Favourite First World War poems

17th January 2003 at 00:00
Jerome Monahan asks writers and historians to select the First World War poem which has made the deepest impression on them

Michael Morpurgo, children's author

John McCrae "In Flanders Fields"

The poem was written early in the war by the Canadian surgeon John McCrae, having witnessed the death of one of his students in battle. Published in Punch, it became hugely popular, establishing the link between poppies and remembrance. My granddaughter Eloise learned the poem at school and I heard her speak it. She did it without any sentimentality and it really brought home the waste involved in that conflict.

Brian Bond, emeritus professor of military history, Kings College London

Isaac Rosenberg "Returning, we hear the larks"

This is filled with wonderful imagery and a sense of misery and joy. Despite the dangers, for a time larks sing and above the troops' heads there is beauty rather than the threat of death.

Paul Dowswell, author of History Through Poetry of the First World War (Hodder)

August Stramm "Sturmangriff" ("Charge")

This poem captures some of the delirious fear felt by soldiers in the moments when they had to leave the relative safety of their trench and advance towards the enemy. Its stark style (constructed almost entirely from single word lines) contrasts tellingly with the romantic heroism of the early war poets. It is also a reminder that there were some 2000 published poets and writers in the First World War on both sides.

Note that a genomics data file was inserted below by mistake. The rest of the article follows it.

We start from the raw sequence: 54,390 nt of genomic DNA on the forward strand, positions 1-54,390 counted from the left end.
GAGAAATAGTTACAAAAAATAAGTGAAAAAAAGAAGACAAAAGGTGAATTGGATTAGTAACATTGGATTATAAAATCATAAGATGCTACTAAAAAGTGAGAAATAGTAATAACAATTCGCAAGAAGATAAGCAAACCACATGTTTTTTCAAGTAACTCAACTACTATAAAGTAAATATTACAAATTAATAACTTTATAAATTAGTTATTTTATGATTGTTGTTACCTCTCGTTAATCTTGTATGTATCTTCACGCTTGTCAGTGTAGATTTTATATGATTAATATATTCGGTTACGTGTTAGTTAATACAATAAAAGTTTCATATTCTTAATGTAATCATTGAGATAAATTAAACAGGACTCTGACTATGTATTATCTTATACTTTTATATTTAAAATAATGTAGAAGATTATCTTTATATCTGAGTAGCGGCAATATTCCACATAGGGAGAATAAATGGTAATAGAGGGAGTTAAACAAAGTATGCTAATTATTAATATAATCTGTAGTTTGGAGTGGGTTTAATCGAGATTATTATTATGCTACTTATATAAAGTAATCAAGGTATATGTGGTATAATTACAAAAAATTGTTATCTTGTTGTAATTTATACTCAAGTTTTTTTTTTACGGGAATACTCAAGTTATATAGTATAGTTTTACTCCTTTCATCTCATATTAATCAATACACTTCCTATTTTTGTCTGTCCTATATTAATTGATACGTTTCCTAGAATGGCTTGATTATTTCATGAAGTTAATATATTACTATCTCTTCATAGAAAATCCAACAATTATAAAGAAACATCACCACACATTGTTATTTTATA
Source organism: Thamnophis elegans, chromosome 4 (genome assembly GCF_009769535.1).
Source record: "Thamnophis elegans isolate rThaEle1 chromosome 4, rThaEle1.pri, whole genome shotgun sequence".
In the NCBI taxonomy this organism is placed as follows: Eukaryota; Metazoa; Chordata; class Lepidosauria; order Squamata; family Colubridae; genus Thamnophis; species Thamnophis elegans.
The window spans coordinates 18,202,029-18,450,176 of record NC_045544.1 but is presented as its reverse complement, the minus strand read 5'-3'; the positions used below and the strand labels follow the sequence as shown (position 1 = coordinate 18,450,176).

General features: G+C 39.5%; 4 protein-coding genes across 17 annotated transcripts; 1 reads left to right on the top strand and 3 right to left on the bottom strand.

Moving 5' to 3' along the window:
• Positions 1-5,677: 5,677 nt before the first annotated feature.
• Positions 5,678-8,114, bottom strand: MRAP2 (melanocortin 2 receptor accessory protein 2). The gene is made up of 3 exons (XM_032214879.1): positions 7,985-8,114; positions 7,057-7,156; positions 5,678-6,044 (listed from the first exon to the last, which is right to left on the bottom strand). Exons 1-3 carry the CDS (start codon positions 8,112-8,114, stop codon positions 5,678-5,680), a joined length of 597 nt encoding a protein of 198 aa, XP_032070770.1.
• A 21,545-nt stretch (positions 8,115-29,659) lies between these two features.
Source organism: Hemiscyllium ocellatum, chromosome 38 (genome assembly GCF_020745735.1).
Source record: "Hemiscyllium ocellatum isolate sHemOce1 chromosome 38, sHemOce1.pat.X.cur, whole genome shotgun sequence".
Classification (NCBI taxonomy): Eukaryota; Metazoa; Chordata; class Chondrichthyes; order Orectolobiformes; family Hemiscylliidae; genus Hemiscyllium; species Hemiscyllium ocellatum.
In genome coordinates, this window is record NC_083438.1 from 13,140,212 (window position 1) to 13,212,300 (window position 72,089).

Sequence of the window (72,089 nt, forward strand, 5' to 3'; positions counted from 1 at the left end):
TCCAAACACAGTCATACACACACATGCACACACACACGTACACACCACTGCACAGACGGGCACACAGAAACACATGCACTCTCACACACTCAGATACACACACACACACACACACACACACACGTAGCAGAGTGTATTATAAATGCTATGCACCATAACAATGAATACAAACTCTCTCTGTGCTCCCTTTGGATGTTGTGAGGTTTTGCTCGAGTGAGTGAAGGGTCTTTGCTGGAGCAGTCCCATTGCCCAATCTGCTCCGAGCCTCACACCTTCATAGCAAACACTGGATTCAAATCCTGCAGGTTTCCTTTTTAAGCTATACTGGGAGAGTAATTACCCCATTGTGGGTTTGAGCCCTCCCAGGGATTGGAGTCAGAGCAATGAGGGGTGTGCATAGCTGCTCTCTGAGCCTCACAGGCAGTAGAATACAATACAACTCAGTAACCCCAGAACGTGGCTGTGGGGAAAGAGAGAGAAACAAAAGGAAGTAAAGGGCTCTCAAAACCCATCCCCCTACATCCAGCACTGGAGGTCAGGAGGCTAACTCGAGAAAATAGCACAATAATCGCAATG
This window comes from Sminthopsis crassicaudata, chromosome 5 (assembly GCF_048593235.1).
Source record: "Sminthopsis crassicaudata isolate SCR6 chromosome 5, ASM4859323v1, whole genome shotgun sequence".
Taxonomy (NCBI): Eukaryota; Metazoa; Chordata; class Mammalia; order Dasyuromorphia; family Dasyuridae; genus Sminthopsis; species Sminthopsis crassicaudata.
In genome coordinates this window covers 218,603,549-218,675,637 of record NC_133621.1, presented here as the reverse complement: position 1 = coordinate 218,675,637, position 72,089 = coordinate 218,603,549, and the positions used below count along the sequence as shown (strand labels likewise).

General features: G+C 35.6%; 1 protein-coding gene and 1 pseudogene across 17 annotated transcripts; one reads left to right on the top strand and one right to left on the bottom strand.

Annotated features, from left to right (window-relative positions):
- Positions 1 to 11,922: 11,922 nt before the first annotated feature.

John Cooksey, historian, battlefield guide and editor of Battlefields Review

Edward Thomas "This is No Case of Petty Right and Wrong"

For students brought up on a diet of Owen and Sassoon, Thomas's poem is a sensitive examination of why he fought and how he joined up, not because he hated the Germans but that there was something quintessentially English he felt deserved defending.

Jon Stallworthy, author of the book accompanying the Anthem for Doomed Youth exhibition (Constable)

Edward Thomas "As the team's head brass"

Thomas is important because he wrote about the effect of the war at home and the decline of a traditional rural way of life that it brought about. There is reference in the poem to lovers disappearing into the wood - Thomas was a married man with a family, older at 37 than most at the Front - and so the poem is also a reflection on the impact of loss on women and children too.


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